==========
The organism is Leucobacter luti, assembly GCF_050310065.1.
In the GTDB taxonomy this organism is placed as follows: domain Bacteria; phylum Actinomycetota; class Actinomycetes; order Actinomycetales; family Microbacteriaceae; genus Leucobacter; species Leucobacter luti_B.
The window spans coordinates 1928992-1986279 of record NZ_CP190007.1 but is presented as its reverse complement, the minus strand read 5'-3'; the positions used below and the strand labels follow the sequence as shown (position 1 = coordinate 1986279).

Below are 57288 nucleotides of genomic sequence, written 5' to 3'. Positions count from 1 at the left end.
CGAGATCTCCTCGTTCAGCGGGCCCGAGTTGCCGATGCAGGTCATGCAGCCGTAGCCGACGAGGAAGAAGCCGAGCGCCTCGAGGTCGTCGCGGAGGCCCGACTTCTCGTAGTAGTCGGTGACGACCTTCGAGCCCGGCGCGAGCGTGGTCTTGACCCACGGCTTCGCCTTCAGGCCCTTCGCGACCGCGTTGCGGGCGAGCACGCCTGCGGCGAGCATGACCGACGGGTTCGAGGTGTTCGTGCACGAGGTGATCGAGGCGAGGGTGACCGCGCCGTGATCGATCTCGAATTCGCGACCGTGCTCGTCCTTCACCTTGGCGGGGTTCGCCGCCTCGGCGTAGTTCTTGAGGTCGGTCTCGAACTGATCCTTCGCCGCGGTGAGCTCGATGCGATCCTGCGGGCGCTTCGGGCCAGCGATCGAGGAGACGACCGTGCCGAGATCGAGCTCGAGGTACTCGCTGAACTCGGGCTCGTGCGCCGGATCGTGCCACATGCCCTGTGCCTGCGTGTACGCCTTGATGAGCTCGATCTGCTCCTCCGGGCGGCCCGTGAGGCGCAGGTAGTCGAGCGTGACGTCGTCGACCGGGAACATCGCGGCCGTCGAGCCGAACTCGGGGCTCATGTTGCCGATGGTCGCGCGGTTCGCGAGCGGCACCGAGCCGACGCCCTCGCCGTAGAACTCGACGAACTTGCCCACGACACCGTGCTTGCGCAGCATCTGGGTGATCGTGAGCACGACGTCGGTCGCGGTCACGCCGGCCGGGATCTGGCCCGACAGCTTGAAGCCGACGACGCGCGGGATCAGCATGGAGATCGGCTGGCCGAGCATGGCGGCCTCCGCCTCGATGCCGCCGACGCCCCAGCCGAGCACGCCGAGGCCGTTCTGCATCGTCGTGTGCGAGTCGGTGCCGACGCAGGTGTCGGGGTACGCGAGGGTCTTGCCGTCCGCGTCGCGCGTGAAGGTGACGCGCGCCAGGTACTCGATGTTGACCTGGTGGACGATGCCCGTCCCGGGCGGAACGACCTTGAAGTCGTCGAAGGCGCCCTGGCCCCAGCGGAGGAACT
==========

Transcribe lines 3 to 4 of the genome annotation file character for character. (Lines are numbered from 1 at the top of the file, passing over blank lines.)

The window spans coordinates 1928992-1986279 of record NZ_CP190007.1 but is presented as its reverse complement, the minus strand read 5'-3'; the positions used below and the strand labels follow the sequence as shown (position 1 = coordinate 1986279).

Below are 57288 nucleotides of genomic sequence, written 5' to 3'. Positions count from 1 at the left end.